The paradigm shift of the Catholic Church in regards to religious freedom was partially caused by the experiences of persecution of Catholics in America, as well as the experience of having their religious freedom recognized and protected. As religious persecution of Muslim groups are on the rise in several places in the world, such as Myanmar, we may ask whether Muslims will reconsider their approach to religious freedom in the same way that the Catholic Church has become a strong advocate of religious freedom.
A. The Muslim Experience in France
- The French Ban on Face-Covering Veils
Recent developments in French law show an intent to restrict Muslim religious freedom. For example, “[o]n March 15, 2004, France passed Law No. 2004-228, which provides that in public elementary schools, junior high schools and high schools, students are prohibited from wearing signs or clothing through which they exhibit conspicuously a religious affiliation.”
“On its face, this law affects all religions equally. In practice, however, this law has most severely impacted Muslim students because it prohibits Muslim schoolgirls from wearing headscarves to school.” A few months after passage of the law, the Conseil d’Etat (the French Supreme Court on Administrative Matters) upheld its constitutionality. It found that, “although it infringed on the ‘freedom of thought, conscience, and religion,’ the restriction ‘was proportionate to the general interest pursued’”—the respect of secularism in public schools.
Five years later, addressing both houses of French Parliament in a historic Versailles venue, French President Nicolas Sarkozy denounced the burqa as a sign of subjugation and of debasement that is not welcome on the French territory. In 2010, the Law No. 2004-228 was broadened by the passage of the Law No. 2010-1192, which “banned the burqa and other full-face veils in all public places.” “Both the French Assembly and the French Senate overwhelmingly passed the ban, which was ultimately approved by the Constitutional Council, France’s top legal authority, on October 7, 2010. The law went into effect on April 11, 2011.” It imposes two types of punishment for the violation of the law against face-covering veils: (1) a fine of 150 euros (approximately $190 USD) or a citizenship course for a woman who wears a burka in public, and (2) one year in prison and a fine of approximately 30,000 euros (about $37,000 USD) for anyone who compels a woman to do so.
When Law No. 2010-1192 passed, it was challenged in the European Court of Human Rights (ECtHR). In the highly controversial decision S.A.S. v. France, the ECtHR upheld the ban. The court focused on whether the law interfered with the rights of the applicant to privacy, freedom of religion, and freedom of expression. The court confirmed the existence of such a restriction. But this restriction of the rights is required by law, so the question was whether it corresponded to a legitimate aim and if the restriction was proportionate to that goal. Thus, the court examined the necessity of the measure.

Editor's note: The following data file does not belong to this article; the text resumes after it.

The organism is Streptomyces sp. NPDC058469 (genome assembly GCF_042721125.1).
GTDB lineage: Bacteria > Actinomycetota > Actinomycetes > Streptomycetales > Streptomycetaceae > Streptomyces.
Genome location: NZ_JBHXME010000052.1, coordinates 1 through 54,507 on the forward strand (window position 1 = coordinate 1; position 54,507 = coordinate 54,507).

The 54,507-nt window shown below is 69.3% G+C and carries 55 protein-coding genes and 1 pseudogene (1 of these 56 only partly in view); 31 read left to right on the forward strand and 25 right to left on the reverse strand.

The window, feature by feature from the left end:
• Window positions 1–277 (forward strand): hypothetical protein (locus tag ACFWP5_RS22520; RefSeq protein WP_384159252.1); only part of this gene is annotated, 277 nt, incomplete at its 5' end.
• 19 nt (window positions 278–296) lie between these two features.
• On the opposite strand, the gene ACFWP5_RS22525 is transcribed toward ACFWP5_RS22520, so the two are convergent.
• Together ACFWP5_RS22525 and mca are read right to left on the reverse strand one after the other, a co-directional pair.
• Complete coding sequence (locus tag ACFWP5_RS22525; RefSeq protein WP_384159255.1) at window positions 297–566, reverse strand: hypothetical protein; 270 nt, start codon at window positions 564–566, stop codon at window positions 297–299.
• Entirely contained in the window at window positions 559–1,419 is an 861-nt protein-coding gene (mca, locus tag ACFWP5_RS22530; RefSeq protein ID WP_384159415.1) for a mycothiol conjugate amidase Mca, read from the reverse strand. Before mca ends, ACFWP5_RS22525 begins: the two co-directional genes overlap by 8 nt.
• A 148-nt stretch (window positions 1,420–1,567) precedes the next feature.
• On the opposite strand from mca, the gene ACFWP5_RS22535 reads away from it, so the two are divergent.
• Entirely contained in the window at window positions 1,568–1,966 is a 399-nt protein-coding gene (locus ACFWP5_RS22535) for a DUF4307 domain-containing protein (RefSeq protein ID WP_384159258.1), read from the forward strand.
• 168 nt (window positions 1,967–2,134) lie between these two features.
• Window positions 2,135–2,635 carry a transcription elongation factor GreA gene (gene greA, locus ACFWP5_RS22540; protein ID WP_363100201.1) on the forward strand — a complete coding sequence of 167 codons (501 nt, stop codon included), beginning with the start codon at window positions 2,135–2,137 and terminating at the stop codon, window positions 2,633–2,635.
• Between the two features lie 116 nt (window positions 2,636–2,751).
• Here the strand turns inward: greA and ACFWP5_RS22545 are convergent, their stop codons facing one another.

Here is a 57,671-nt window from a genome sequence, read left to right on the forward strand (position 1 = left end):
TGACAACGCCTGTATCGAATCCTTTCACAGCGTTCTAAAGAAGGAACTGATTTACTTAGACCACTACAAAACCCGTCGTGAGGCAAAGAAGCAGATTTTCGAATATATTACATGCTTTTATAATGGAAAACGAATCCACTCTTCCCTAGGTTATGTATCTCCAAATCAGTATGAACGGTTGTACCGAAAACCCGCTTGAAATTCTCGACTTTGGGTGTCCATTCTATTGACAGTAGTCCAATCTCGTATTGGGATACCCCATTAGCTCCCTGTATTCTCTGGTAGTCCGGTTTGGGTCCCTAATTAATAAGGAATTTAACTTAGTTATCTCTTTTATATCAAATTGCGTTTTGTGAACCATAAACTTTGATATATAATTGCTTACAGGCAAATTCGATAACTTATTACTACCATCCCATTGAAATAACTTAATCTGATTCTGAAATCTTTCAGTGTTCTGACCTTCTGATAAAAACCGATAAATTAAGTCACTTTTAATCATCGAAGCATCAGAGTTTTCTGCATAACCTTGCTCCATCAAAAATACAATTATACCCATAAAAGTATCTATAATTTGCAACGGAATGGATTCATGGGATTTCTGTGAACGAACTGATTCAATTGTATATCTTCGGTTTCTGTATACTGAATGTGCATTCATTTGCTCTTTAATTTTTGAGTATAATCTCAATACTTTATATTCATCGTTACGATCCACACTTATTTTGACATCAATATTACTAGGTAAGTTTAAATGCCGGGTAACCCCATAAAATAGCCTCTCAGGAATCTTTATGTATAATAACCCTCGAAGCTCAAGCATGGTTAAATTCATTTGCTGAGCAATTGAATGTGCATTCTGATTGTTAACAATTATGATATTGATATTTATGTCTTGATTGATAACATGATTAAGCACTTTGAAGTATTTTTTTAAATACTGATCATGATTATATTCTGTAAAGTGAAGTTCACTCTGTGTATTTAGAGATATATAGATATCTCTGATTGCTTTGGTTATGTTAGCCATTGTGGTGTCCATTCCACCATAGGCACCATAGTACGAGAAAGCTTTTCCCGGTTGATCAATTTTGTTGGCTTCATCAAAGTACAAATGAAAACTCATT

The ECtHR upheld the law but not on grounds of public order. The French government failed to demonstrate that the face veil caused a general threat against public safety. However, the court found that the impugned ban could be regarded as justified in its principle solely in so far as it sought to guarantee the conditions of “living together.” Consequently, the court concluded that the ban imposed can be regarded as proportionate to the aim pursued, namely the preservation of the conditions of “living together” as an element of the “protection of the rights and freedoms of others.” This has been criticized as an expansion of the legitimate bases for limitations on freedom of religion and belief beyond the grounds for limitation enumerated in the European Convention on Human Rights.
- The French Supreme Administrative Court’s Denial of Mabchour’s Citizenship
The ban on face-covering veils in the context of citizenship and immigration policies creates further questions. “On June 27, 2008, the French Supreme Administrative Court denied citizenship to Mabchour on the basis of her alleged submission to her husband and her lack of integration to French society.” However, the woman speaks French fluently and had been living in France with her French husband since 2000. The woman in question appealed to the Council of State. Rejecting her appeal, the council invoked her imperfect integration into French society because she had adopted a “radical” practice of her religion that was incompatible with an essential value of the French community: the principle of the equality of sexes.